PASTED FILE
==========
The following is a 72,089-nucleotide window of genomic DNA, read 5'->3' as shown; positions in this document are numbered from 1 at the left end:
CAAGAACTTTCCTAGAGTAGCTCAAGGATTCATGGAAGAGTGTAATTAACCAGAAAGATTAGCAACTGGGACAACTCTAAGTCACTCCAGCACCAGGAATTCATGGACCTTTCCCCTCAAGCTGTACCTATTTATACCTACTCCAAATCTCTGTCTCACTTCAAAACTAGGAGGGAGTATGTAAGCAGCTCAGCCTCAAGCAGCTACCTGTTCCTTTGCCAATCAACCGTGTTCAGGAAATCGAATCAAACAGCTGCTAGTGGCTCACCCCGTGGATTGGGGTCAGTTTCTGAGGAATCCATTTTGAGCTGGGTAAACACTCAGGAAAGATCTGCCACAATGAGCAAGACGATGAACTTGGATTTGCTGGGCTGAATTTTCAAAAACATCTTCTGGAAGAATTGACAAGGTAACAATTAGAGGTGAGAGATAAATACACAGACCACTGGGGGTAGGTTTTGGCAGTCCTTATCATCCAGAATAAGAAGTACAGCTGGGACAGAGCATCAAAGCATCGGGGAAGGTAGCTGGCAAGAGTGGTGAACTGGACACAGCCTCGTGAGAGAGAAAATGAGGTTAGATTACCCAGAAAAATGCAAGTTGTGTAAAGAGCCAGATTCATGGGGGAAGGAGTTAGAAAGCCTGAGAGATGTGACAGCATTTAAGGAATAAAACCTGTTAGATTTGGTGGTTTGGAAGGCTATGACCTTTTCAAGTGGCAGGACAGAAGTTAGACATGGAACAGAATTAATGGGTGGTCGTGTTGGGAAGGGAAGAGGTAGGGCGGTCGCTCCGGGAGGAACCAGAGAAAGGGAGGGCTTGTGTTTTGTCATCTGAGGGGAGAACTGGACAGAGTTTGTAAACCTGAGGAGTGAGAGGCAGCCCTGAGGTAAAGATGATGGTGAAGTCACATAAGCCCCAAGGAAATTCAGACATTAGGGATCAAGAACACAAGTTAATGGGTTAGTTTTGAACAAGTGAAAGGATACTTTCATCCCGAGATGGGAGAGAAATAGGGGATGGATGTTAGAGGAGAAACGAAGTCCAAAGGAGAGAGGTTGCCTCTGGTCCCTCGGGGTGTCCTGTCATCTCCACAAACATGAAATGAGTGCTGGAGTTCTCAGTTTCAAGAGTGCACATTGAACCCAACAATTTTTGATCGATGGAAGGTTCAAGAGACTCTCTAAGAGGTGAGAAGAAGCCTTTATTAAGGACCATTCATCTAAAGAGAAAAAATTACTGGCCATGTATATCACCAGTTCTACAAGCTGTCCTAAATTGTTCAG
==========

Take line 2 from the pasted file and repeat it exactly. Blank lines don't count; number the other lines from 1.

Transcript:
CAAGAACTTTCCTAGAGTAGCTCAAGGATTCATGGAAGAGTGTAATTAACCAGAAAGATTAGCAACTGGGACAACTCTAAGTCACTCCAGCACCAGGAATTCATGGACCTTTCCCCTCAAGCTGTACCTATTTATACCTACTCCAAATCTCTGTCTCACTTCAAAACTAGGAGGGAGTATGTAAGCAGCTCAGCCTCAAGCAGCTACCTGTTCCTTTGCCAATCAACCGTGTTCAGGAAATCGAATCAAACAGCTGCTAGTGGCTCACCCCGTGGATTGGGGTCAGTTTCTGAGGAATCCATTTTGAGCTGGGTAAACACTCAGGAAAGATCTGCCACAATGAGCAAGACGATGAACTTGGATTTGCTGGGCTGAATTTTCAAAAACATCTTCTGGAAGAATTGACAAGGTAACAATTAGAGGTGAGAGATAAATACACAGACCACTGGGGGTAGGTTTTGGCAGTCCTTATCATCCAGAATAAGAAGTACAGCTGGGACAGAGCATCAAAGCATCGGGGAAGGTAGCTGGCAAGAGTGGTGAACTGGACACAGCCTCGTGAGAGAGAAAATGAGGTTAGATTACCCAGAAAAATGCAAGTTGTGTAAAGAGCCAGATTCATGGGGGAAGGAGTTAGAAAGCCTGAGAGATGTGACAGCATTTAAGGAATAAAACCTGTTAGATTTGGTGGTTTGGAAGGCTATGACCTTTTCAAGTGGCAGGACAGAAGTTAGACATGGAACAGAATTAATGGGTGGTCGTGTTGGGAAGGGAAGAGGTAGGGCGGTCGCTCCGGGAGGAACCAGAGAAAGGGAGGGCTTGTGTTTTGTCATCTGAGGGGAGAACTGGACAGAGTTTGTAAACCTGAGGAGTGAGAGGCAGCCCTGAGGTAAAGATGATGGTGAAGTCACATAAGCCCCAAGGAAATTCAGACATTAGGGATCAAGAACACAAGTTAATGGGTTAGTTTTGAACAAGTGAAAGGATACTTTCATCCCGAGATGGGAGAGAAATAGGGGATGGATGTTAGAGGAGAAACGAAGTCCAAAGGAGAGAGGTTGCCTCTGGTCCCTCGGGGTGTCCTGTCATCTCCACAAACATGAAATGAGTGCTGGAGTTCTCAGTTTCAAGAGTGCACATTGAACCCAACAATTTTTGATCGATGGAAGGTTCAAGAGACTCTCTAAGAGGTGAGAAGAAGCCTTTATTAAGGACCATTCATCTAAAGAGAAAAAATTACTGGCCATGTATATCACCAGTTCTACAAGCTGTCCTAAATTGTTCAG